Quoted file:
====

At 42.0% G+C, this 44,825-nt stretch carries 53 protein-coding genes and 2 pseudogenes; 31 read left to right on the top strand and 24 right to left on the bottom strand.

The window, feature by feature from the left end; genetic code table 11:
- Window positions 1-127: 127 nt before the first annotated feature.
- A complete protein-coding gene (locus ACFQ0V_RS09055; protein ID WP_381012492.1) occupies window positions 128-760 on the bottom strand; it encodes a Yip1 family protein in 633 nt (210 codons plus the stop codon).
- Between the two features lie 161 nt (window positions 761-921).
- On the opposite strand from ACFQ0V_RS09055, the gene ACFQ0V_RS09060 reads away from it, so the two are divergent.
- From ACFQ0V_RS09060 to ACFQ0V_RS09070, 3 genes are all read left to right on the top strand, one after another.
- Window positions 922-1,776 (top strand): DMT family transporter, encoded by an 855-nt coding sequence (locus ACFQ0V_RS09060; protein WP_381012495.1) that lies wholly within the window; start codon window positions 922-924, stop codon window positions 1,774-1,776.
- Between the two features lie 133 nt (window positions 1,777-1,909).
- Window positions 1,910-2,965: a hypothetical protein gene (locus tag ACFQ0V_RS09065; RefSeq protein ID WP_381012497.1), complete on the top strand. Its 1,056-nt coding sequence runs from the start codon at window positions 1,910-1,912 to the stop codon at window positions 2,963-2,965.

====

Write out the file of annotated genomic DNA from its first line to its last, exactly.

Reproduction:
At 42.0% G+C, this 44,825-nt stretch carries 53 protein-coding genes and 2 pseudogenes; 31 read left to right on the top strand and 24 right to left on the bottom strand.

The window, feature by feature from the left end; genetic code table 11:
- Window positions 1-127: 127 nt before the first annotated feature.
- A complete protein-coding gene (locus ACFQ0V_RS09055; protein ID WP_381012492.1) occupies window positions 128-760 on the bottom strand; it encodes a Yip1 family protein in 633 nt (210 codons plus the stop codon).
- Between the two features lie 161 nt (window positions 761-921).
- On the opposite strand from ACFQ0V_RS09055, the gene ACFQ0V_RS09060 reads away from it, so the two are divergent.
- From ACFQ0V_RS09060 to ACFQ0V_RS09070, 3 genes are all read left to right on the top strand, one after another.
- Window positions 922-1,776 (top strand): DMT family transporter, encoded by an 855-nt coding sequence (locus ACFQ0V_RS09060; protein WP_381012495.1) that lies wholly within the window; start codon window positions 922-924, stop codon window positions 1,774-1,776.
- Between the two features lie 133 nt (window positions 1,777-1,909).
- Window positions 1,910-2,965: a hypothetical protein gene (locus tag ACFQ0V_RS09065; RefSeq protein ID WP_381012497.1), complete on the top strand. Its 1,056-nt coding sequence runs from the start codon at window positions 1,910-1,912 to the stop codon at window positions 2,963-2,965.